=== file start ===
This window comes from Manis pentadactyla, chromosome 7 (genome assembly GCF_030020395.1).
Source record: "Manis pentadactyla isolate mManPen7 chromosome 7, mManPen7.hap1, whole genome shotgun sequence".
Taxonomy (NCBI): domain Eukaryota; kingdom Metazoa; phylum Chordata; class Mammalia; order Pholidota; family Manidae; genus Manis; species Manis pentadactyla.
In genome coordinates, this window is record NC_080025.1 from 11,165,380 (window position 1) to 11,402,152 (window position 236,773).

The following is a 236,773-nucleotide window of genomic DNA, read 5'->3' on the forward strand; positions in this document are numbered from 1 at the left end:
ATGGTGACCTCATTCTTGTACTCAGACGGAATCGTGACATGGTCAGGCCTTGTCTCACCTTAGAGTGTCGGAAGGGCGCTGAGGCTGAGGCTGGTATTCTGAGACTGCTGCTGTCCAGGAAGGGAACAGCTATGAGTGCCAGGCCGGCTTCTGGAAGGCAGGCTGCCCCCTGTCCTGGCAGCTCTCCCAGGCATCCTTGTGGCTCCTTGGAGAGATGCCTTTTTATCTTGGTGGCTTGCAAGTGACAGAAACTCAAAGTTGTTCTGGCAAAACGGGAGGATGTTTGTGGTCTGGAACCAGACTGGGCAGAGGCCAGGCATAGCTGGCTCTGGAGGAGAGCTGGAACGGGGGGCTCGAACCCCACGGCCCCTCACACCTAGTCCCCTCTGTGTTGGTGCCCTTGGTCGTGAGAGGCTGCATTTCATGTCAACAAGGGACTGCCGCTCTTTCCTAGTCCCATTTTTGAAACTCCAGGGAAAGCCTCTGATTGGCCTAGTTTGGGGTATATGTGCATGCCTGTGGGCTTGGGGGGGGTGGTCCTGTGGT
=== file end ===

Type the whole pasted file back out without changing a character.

This window comes from Manis pentadactyla, chromosome 7 (genome assembly GCF_030020395.1).
Source record: "Manis pentadactyla isolate mManPen7 chromosome 7, mManPen7.hap1, whole genome shotgun sequence".
Taxonomy (NCBI): domain Eukaryota; kingdom Metazoa; phylum Chordata; class Mammalia; order Pholidota; family Manidae; genus Manis; species Manis pentadactyla.
In genome coordinates, this window is record NC_080025.1 from 11,165,380 (window position 1) to 11,402,152 (window position 236,773).

The following is a 236,773-nucleotide window of genomic DNA, read 5'->3' on the forward strand; positions in this document are numbered from 1 at the left end:
ATGGTGACCTCATTCTTGTACTCAGACGGAATCGTGACATGGTCAGGCCTTGTCTCACCTTAGAGTGTCGGAAGGGCGCTGAGGCTGAGGCTGGTATTCTGAGACTGCTGCTGTCCAGGAAGGGAACAGCTATGAGTGCCAGGCCGGCTTCTGGAAGGCAGGCTGCCCCCTGTCCTGGCAGCTCTCCCAGGCATCCTTGTGGCTCCTTGGAGAGATGCCTTTTTATCTTGGTGGCTTGCAAGTGACAGAAACTCAAAGTTGTTCTGGCAAAACGGGAGGATGTTTGTGGTCTGGAACCAGACTGGGCAGAGGCCAGGCATAGCTGGCTCTGGAGGAGAGCTGGAACGGGGGGCTCGAACCCCACGGCCCCTCACACCTAGTCCCCTCTGTGTTGGTGCCCTTGGTCGTGAGAGGCTGCATTTCATGTCAACAAGGGACTGCCGCTCTTTCCTAGTCCCATTTTTGAAACTCCAGGGAAAGCCTCTGATTGGCCTAGTTTGGGGTATATGTGCATGCCTGTGGGCTTGGGGGGGGTGGTCCTGTGGT